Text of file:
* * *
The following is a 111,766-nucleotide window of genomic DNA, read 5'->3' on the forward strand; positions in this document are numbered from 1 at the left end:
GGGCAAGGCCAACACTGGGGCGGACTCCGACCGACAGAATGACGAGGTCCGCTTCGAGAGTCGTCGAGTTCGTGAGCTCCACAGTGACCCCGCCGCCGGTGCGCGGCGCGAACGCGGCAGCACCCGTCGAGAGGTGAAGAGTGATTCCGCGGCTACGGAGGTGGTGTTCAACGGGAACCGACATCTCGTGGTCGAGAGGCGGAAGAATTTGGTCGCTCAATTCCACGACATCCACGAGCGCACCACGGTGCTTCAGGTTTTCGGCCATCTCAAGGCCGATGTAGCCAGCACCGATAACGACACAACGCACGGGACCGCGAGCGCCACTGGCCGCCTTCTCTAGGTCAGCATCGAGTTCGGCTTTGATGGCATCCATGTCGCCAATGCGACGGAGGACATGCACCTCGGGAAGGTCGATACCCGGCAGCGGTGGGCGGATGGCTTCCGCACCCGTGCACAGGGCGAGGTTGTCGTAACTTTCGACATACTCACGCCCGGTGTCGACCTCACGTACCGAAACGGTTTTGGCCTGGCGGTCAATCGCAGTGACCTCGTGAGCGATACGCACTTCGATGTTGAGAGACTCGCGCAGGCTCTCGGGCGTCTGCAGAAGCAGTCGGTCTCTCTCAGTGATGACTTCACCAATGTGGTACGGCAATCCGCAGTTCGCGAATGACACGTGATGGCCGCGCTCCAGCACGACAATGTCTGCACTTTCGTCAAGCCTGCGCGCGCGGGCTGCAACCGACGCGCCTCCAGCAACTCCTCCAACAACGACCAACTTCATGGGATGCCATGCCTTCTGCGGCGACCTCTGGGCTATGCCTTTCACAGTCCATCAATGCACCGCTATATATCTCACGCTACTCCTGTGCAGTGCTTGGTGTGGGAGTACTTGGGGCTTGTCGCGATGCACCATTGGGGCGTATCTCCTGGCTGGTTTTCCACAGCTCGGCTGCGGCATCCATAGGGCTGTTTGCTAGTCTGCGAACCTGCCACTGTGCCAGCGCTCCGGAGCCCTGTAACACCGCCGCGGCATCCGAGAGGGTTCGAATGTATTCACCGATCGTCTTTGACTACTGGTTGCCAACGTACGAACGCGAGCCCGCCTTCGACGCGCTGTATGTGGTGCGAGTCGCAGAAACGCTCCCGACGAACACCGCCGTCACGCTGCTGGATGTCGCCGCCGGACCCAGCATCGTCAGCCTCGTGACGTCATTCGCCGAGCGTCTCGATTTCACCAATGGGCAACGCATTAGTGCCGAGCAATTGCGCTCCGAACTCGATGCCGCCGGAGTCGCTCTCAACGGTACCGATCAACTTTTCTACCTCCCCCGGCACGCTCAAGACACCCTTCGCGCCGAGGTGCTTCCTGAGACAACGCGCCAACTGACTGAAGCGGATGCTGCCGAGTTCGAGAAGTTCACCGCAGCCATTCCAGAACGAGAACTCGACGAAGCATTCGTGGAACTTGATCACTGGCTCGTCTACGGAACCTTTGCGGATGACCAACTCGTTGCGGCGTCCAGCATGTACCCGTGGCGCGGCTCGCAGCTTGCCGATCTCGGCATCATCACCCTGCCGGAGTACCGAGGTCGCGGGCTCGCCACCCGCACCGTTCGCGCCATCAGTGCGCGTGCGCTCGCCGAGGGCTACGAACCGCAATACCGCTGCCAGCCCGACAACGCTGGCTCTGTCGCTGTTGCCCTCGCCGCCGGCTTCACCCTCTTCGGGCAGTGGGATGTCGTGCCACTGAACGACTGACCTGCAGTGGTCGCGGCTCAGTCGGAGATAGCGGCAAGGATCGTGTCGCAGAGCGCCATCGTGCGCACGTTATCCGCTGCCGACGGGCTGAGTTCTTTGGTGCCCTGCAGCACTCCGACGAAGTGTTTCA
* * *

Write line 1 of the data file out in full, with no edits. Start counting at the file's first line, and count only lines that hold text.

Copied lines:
The following is a 111,766-nucleotide window of genomic DNA, read 5'->3' on the forward strand; positions in this document are numbered from 1 at the left end: